My colleague Pat Price, who writes the blog Writing About Running, has an excellent post up today. It’s Taking the temperature of the US Olympic Distance Squad.
Track and Field at the 2012 Olympic Games starts one week from today (check out the schedule here).
How’s the United States Distance Team doing going into the games?
Below is an update about what each American athlete has been up to since the trials and who has a true MEDAL CHANCE, a DARKHORSE medal opportunity, and then sadly, those who may not by ready to roll due to injury (HURT ALERT).
I agree with all of his assessments, and it’s a great summary of the US team in that area.
In fact I like it so much that I’m going to steal the idea and the format and do the same for the US field eventers. Imitation is the sincerest form of flattery, Pat.
1. Jamie Nieto — DARKHORSE
Nieto was dead last at the big Diamond League meet in Monaco, and the 2.31m jump that got him into the Games with an ‘A’ qualifier was a one-off, his best mark in eight years. So why do I rate him as a darkhorse? Because his Olympic Trials win proved his ability to produce in wet conditions, and rain is a very real possibility in London at any moment. He spent his undergraduate years spent at Eastern Michigan University, and if you can’t jump cold and rainy conditions in the upper Midwest, then you can’t jump during the outdoor collegiate season. Regardless of what happens here, the Olympics will be Nieto’s swansong; the 35-year-old aspiring actor has announced it will be his last competition.
2. Erik Kynard — MEDAL CHANCE
The 21-year-old Kynard made his European debut in Monaco with a fourth-place finish an a leap of 2.30m, one of his better heights. Kynard’s hometown of Toledo is just 40 miles away from Eastern Michigan, and so while Kynard’s speedy approach doesn’t hold up well to rain, Kynard is hardly intimidated by bad conditions.
3. Jesse Williams — MEDAL CHANCE
Williams’s first major win of the outdoor season was at the Monaco meet, where he turned back Britain’s up-and-coming Robbie Grabarz. Williams hadn’t looked like the defending World Champion until this meet, but now he appears to be hitting his peak at just the right time.
1. Brad Walker — MEDAL CHANCE
Walker tied for first in Jockgrim, Germany, on Wednesday with a big 5.81m clearance, and took some realistic shots at 6 meters. This came on the heels of a 5.72m runner-up finish at Szczecin, Poland. Walker is more than capable of hitting the height needed to medal; as always in this event, it comes down to who can execute when it matters. Walker is very mindful of the 2008 Olympics, where he failed to qualify to the final, and is looking to be mentally ready as well as physically ready.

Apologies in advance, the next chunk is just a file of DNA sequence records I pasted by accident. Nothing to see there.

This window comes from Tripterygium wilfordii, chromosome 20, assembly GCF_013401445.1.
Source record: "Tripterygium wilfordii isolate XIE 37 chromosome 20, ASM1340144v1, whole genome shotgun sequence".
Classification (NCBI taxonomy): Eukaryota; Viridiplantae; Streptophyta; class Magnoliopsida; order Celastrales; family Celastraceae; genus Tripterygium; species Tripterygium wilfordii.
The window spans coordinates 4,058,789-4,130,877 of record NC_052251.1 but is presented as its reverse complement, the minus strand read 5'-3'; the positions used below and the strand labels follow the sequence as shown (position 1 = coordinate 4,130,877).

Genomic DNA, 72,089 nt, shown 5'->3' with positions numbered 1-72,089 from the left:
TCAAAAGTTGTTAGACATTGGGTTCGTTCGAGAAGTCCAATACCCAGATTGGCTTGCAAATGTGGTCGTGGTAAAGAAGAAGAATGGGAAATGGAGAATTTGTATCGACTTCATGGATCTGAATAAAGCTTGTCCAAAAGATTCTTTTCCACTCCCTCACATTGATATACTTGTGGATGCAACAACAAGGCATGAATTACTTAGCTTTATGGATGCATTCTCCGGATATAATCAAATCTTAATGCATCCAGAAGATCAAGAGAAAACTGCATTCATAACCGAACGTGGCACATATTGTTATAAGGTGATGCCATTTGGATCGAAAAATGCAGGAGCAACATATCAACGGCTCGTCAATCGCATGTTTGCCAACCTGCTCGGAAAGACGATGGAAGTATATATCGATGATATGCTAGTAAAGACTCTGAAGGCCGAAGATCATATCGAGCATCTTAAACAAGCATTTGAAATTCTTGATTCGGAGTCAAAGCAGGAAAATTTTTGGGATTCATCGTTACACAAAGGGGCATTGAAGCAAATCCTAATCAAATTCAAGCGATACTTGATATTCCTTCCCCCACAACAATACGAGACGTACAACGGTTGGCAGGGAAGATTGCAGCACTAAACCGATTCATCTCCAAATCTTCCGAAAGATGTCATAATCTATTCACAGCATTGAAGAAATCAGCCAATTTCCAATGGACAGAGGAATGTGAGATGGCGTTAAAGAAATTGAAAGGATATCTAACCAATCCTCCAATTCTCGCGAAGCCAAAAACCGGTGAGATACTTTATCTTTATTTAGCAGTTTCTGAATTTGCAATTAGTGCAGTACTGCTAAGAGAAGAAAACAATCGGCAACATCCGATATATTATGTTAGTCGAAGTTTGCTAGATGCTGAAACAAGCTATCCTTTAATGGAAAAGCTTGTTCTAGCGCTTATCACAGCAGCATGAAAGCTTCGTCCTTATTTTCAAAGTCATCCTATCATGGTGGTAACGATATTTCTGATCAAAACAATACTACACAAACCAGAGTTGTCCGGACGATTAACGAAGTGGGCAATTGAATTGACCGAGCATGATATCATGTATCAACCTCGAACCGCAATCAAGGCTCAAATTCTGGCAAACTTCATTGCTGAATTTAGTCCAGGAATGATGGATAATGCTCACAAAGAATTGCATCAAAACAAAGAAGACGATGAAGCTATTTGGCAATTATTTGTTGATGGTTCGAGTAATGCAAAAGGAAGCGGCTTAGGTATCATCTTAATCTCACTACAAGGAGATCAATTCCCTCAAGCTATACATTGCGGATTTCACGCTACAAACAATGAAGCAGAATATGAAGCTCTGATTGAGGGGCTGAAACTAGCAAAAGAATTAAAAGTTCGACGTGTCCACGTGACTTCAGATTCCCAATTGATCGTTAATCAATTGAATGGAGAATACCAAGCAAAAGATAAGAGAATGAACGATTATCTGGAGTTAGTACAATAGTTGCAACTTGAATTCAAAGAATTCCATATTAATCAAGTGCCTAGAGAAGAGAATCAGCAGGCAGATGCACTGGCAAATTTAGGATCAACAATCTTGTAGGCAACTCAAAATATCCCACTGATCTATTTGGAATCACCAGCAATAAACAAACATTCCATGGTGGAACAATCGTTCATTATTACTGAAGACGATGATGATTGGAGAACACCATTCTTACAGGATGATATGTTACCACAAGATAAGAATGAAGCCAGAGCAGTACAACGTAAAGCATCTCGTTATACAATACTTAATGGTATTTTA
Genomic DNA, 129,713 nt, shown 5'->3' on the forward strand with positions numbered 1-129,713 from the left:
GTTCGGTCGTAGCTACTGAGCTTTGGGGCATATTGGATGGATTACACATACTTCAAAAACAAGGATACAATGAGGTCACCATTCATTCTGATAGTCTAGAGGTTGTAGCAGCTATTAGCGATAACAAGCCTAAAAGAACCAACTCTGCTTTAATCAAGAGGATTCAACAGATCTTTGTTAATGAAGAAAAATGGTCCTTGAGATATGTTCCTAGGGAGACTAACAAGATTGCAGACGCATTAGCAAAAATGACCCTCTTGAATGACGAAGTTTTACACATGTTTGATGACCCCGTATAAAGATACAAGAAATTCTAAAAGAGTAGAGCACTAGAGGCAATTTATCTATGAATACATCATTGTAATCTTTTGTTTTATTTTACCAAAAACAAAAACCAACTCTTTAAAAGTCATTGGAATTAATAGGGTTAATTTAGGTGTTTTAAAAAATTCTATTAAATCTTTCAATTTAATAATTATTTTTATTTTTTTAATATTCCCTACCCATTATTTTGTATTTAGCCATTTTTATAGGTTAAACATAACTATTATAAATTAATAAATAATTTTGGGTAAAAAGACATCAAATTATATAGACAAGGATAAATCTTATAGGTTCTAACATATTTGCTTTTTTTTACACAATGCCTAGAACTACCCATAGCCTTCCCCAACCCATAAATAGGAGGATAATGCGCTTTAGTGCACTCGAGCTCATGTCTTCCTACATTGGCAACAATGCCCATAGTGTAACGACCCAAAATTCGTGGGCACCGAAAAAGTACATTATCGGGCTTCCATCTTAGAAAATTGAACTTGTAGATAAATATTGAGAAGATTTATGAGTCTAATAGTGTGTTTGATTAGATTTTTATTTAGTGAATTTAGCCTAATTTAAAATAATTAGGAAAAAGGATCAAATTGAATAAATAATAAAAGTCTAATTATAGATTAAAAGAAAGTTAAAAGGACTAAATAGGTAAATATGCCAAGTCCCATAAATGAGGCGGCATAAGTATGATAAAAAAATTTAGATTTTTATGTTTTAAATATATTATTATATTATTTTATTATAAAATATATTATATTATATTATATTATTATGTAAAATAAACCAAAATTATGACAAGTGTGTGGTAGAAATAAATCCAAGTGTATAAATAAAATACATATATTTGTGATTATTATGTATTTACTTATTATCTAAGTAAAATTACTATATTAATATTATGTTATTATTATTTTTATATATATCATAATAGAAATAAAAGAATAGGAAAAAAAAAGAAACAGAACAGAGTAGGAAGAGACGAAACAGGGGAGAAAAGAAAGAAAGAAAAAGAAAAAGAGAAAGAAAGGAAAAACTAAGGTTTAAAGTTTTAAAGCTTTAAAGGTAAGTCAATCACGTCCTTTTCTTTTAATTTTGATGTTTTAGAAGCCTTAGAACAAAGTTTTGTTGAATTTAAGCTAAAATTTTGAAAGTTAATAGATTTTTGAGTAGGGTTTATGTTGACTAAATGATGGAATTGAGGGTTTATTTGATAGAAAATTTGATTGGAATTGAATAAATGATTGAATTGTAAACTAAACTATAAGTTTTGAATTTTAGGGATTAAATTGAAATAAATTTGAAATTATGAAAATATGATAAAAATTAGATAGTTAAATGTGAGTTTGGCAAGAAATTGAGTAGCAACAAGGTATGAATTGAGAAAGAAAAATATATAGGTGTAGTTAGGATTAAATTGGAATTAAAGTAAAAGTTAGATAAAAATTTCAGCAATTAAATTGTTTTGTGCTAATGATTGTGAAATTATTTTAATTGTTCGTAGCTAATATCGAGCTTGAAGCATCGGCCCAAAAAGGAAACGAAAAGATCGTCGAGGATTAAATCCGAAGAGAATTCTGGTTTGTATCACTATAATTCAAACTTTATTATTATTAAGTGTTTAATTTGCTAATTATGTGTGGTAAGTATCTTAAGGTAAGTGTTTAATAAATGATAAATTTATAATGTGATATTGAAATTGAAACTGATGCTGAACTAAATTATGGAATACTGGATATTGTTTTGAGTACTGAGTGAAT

2. Jeremy Scott — HURT ALERT
Scott has been having some knee trouble and returned to the Chula Vista Olympic Training Center to get work done on it, so he hasn’t competed since the Trials.
3. Derek Miles — HURT ALERT
Miles competed at the Gill Field Fest in Illinois and cleared 5.41m on his third attempt, and was unsuccessful in three attempts at 5.61m. He’s been battling a nagging achilles problem all year. And let me tell you, if you’re nearly 40 years old (as Miles is) and trying to beat kids half your age, if that’s all that hurts you’re doing very well.
1. Marquise Goodwin — MEDAL CHANCE
Goodwin had a subpar outing at Monaco, a sixth-place finish with 7.94m, but is still a threat to medal. No one is setting the world on fire in this event this year. Goodwin competed in a Nike uniform, which led to us wondering if he’d signed and renounced his remaining collegiate eligibility, but Austin news sources report that he’ll return to the Longhorn football team after the Olympics.
2. Will Claye — DARKHORSE